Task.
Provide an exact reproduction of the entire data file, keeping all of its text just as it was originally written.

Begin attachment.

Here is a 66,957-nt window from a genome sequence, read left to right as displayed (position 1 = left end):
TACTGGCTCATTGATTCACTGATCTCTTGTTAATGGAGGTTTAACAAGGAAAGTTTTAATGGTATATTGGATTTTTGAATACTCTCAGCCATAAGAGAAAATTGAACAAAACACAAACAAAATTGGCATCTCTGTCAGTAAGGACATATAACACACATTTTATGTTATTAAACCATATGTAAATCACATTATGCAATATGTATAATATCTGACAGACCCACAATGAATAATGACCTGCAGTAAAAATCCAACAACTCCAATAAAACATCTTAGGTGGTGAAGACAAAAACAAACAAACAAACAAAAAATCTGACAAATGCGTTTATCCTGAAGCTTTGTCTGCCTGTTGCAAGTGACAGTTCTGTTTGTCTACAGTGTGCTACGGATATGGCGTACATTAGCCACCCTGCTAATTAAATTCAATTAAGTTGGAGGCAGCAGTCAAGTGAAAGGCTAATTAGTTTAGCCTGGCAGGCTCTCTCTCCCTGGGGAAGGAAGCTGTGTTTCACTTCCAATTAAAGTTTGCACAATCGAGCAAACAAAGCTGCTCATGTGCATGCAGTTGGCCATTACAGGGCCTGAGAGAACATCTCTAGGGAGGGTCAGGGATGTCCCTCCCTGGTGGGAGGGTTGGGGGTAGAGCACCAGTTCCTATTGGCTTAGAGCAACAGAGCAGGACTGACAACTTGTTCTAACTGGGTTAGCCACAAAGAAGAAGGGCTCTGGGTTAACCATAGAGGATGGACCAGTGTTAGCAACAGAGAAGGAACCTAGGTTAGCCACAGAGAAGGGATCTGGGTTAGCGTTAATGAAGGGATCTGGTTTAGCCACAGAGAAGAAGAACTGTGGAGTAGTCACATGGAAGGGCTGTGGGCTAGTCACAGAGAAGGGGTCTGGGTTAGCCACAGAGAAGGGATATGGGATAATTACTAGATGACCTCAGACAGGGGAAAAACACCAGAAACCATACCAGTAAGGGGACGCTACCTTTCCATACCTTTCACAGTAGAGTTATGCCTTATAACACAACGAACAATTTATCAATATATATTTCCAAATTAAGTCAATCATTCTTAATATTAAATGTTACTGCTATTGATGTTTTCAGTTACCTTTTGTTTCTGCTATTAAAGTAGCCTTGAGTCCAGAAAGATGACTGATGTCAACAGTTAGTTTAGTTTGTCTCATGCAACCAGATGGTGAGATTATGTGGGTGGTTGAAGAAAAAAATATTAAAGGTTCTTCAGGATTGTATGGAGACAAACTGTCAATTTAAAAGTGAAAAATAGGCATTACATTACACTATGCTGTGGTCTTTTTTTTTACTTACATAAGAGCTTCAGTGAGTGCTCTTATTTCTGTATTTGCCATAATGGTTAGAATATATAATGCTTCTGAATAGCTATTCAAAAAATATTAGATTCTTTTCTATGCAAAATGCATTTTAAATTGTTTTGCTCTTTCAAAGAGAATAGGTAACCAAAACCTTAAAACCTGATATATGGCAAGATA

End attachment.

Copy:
Here is a 66,957-nt window from a genome sequence, read left to right as displayed (position 1 = left end):
TACTGGCTCATTGATTCACTGATCTCTTGTTAATGGAGGTTTAACAAGGAAAGTTTTAATGGTATATTGGATTTTTGAATACTCTCAGCCATAAGAGAAAATTGAACAAAACACAAACAAAATTGGCATCTCTGTCAGTAAGGACATATAACACACATTTTATGTTATTAAACCATATGTAAATCACATTATGCAATATGTATAATATCTGACAGACCCACAATGAATAATGACCTGCAGTAAAAATCCAACAACTCCAATAAAACATCTTAGGTGGTGAAGACAAAAACAAACAAACAAACAAAAAATCTGACAAATGCGTTTATCCTGAAGCTTTGTCTGCCTGTTGCAAGTGACAGTTCTGTTTGTCTACAGTGTGCTACGGATATGGCGTACATTAGCCACCCTGCTAATTAAATTCAATTAAGTTGGAGGCAGCAGTCAAGTGAAAGGCTAATTAGTTTAGCCTGGCAGGCTCTCTCTCCCTGGGGAAGGAAGCTGTGTTTCACTTCCAATTAAAGTTTGCACAATCGAGCAAACAAAGCTGCTCATGTGCATGCAGTTGGCCATTACAGGGCCTGAGAGAACATCTCTAGGGAGGGTCAGGGATGTCCCTCCCTGGTGGGAGGGTTGGGGGTAGAGCACCAGTTCCTATTGGCTTAGAGCAACAGAGCAGGACTGACAACTTGTTCTAACTGGGTTAGCCACAAAGAAGAAGGGCTCTGGGTTAACCATAGAGGATGGACCAGTGTTAGCAACAGAGAAGGAACCTAGGTTAGCCACAGAGAAGGGATCTGGGTTAGCGTTAATGAAGGGATCTGGTTTAGCCACAGAGAAGAAGAACTGTGGAGTAGTCACATGGAAGGGCTGTGGGCTAGTCACAGAGAAGGGGTCTGGGTTAGCCACAGAGAAGGGATATGGGATAATTACTAGATGACCTCAGACAGGGGAAAAACACCAGAAACCATACCAGTAAGGGGACGCTACCTTTCCATACCTTTCACAGTAGAGTTATGCCTTATAACACAACGAACAATTTATCAATATATATTTCCAAATTAAGTCAATCATTCTTAATATTAAATGTTACTGCTATTGATGTTTTCAGTTACCTTTTGTTTCTGCTATTAAAGTAGCCTTGAGTCCAGAAAGATGACTGATGTCAACAGTTAGTTTAGTTTGTCTCATGCAACCAGATGGTGAGATTATGTGGGTGGTTGAAGAAAAAAATATTAAAGGTTCTTCAGGATTGTATGGAGACAAACTGTCAATTTAAAAGTGAAAAATAGGCATTACATTACACTATGCTGTGGTCTTTTTTTTTACTTACATAAGAGCTTCAGTGAGTGCTCTTATTTCTGTATTTGCCATAATGGTTAGAATATATAATGCTTCTGAATAGCTATTCAAAAAATATTAGATTCTTTTCTATGCAAAATGCATTTTAAATTGTTTTGCTCTTTCAAAGAGAATAGGTAACCAAAACCTTAAAACCTGATATATGGCAAGATA